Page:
Day 2: Turning Aluminum Foil into Copper -- Applying Stoichiometry in Lab
Lesson 11 of 14
Objective: SWBAT determine how many moles of copper should be produced from a measured amount of aluminum foil, and compare this theoretical yield to their actual yield from an experiment.
This lesson is an application of stoichiometry and will serve as a "how-to" for students to complete their second culminating project (assigned in about 2 weeks) that will be used as a summative assessment for this unit. Students will be applying what they have learned thus far about grams and moles conversions, and through the process of completing the lab analysis, will also learn about mole to mole ratios. It is the second day of a two day lab investigation (the first lesson in the series is available here: Day 1: Turning Aluminum Foil Into Copper--Applying Stoichiometry in Lab).
This lesson addresses multiple Science and Engineering Practices. First, students will be carrying out an investigation (SEP 3). Students will analyze and interpret their collected data (SEP 4). As they are completing grams to moles conversions and then completing mole to mole conversions, they will need to engage in mathematical thinking (SEP 5). Finally, as students draw conclusions based on their data and calculations, they will need to construct explanations for what the data means and why their outcome is what it is (SEP 6).
This student investigation directly addresses HS. Students are investigating a simple chemical reaction and learning how to predict the yield of such a reaction.
Finally, there are two Crosscutting Concepts that are addressed. Students are using a chemical reaction equation to represent the observed chemical reaction, which addresses XC-SPQ-MS-4, a middle school crosscutting concept that is still particularly important for students at the high school level to master. Students also must clearly demonstrate understanding that matter is conserved during a chemical reaction which directly addresses XC-EM-HS-1.
While I take attendance, students do a warm-up activity in their composition Warm-Up/Reflection books. I use warm-ups to either probe for students' prior knowledge about the day's upcoming lesson or to have them bring to mind and review what they should have learned previously. (To read more about Warm Up and Reflection Books, please see the attached resource.)
Today's Warm-Up: "Using the following data, calculate the number of moles of copper produced by the reaction.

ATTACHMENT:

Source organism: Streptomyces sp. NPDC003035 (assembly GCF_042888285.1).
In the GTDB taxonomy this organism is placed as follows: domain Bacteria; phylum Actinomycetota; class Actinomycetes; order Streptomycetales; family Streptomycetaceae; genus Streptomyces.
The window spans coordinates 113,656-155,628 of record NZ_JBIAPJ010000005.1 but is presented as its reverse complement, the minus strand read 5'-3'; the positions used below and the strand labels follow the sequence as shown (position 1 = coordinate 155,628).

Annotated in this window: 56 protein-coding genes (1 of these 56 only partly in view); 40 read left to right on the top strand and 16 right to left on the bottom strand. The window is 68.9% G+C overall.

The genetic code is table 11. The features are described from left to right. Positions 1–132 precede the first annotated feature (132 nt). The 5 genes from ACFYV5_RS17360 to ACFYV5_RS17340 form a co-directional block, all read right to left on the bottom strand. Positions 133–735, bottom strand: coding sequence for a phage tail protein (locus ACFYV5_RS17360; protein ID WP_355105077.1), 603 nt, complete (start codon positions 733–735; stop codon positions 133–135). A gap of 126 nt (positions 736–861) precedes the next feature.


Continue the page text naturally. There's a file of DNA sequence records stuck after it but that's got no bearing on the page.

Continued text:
Mass of filter paper: 2.3 g
Mass of filter paper and copper: 2.6 g"
In this case, the warm-up is asking students to take sample data and perform the same calculations they will need to do in class today. It is reinforcing that students can find the mass of copper product by subtracting the mass of the filter paper alone from the total mass of filter paper and copper. This warm-up also gives students practice in converting from grams to moles.
If time permits, I walk around with a self-inking stamp to stamp the completed warm-ups indicating participation, but not necessarily accuracy. On days when there is too much business keeping, I do not stamp. Students have been told that warm-ups are occasionally immediately checked and other times not. At the end of each unit, Warm-Up/Reflection Books are collected and spot-checked. Today, I deliberately make sure to check composition books to gauge student understanding on this topic, informing me of how much time I will spend explaining how to complete this calculation at the whiteboard before releasing students to complete their data collection from yesterday's lab and the accompanying calculations.
Almost every student understood that in order to get the mass of the copper they needed to subtract the mass of the filter paper from the mass of the filter paper with the copper. Then, they knew to convert those grams of copper to moles. My students were successful in later applying this to lab calculations where they needed to follow the same process.
Finishing Data Collection
Student groups record the mass of their filter paper and copper, then complete the calculation to determine how many moles of copper their reaction produced. I remind students that once they have collected the data, their calculation is the exact same as the one they did in the warm-up.
I allow 10 minutes here because I only have 2 weighing stations available and the groups need to take turns which can sometimes take a while. I also want students to complete the calculation determining how many moles of copper was produced before moving on to the next segment of this lesson.